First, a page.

Board and care facilities offer more of an advantage for physically- or mentally-disabled seniors who nonetheless do not need round the clock skilled nursing care. Usually a large home or other type of complex with private or semi-private rooms and communal dining.

Future of Caregiving at the hands of Robots

Submitted by Mariela Miranda on 15:52

Let’s face it… Fewer people are having babies nowadays.  I respect that, and honestly I completely understand why they are taking this decision.  I am a mother of two and I love my children with all my heart; however it is no secret that they will be exposed to so many man-made atrocities.  As parents, we do not want to see our children suffer which explains why, among many other reasons, young adults do not want to have any kids. It is inevitable though. The fewer children that are born the fastest we are going to run out of caregivers.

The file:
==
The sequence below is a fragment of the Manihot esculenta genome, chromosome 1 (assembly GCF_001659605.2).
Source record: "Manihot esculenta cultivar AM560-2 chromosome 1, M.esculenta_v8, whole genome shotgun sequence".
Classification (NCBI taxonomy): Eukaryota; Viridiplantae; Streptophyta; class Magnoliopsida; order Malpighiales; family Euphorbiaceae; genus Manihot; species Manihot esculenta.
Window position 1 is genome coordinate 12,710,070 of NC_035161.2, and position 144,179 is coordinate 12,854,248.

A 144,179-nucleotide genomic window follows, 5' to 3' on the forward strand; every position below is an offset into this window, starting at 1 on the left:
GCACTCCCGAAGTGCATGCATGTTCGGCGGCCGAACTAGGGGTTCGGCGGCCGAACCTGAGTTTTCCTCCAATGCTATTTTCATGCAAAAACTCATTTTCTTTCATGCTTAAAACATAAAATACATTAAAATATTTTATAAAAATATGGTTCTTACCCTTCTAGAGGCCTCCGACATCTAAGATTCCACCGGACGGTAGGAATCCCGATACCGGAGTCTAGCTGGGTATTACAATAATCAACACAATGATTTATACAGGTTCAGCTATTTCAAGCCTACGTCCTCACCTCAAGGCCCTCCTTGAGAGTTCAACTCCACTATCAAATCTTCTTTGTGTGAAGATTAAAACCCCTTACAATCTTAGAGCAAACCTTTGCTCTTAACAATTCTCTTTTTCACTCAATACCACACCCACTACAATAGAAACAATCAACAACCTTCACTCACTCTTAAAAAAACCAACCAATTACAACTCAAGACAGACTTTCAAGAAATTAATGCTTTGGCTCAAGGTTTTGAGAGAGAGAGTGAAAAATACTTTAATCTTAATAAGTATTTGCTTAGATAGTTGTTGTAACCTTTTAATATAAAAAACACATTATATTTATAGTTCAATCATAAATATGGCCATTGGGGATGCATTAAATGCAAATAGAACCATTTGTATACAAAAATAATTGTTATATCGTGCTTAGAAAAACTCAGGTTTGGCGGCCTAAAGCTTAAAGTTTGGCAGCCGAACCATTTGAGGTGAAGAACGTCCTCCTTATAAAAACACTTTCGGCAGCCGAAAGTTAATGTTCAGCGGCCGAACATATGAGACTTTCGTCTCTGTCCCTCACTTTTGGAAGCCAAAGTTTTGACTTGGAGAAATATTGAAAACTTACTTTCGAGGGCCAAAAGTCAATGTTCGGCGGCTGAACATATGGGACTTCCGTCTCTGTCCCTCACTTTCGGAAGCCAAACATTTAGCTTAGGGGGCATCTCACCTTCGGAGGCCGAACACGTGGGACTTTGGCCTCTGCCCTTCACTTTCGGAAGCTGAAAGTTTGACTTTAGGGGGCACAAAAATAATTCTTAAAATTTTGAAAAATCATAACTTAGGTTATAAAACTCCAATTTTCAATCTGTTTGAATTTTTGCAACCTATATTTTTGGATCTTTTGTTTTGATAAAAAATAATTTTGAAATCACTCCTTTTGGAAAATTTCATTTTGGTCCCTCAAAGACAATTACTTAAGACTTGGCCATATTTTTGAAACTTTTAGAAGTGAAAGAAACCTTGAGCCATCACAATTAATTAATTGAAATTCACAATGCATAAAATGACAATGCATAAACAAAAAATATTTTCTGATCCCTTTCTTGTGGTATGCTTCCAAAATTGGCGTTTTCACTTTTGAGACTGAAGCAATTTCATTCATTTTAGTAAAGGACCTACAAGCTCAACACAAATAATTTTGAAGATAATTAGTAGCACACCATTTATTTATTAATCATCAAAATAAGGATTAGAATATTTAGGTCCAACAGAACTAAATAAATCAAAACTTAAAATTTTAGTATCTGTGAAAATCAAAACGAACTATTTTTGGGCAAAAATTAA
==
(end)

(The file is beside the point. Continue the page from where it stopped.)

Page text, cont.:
Disney movie Big Hero 6, recently winning an Oscar for Best Animated Feature Film, gives us an idea of what the future of caregiving will be (without the superheroes, flying, and adventurous parts of course) as Japan has presented their new caregiver prototype robot called: Robear.  This cute guy features a sweet polar bear face with big round eyes.  Robear is strong enough to carefully and easily lift and transfer elderly patients of those in need of the assistance to and from the bed, chair or bath.  Robear has been designed to provide stability and strength to the patient as well as kindness and cleanliness.

10 resources for Alzheimer’s disease behavior problems

Submitted by Pablo Retana on 16:17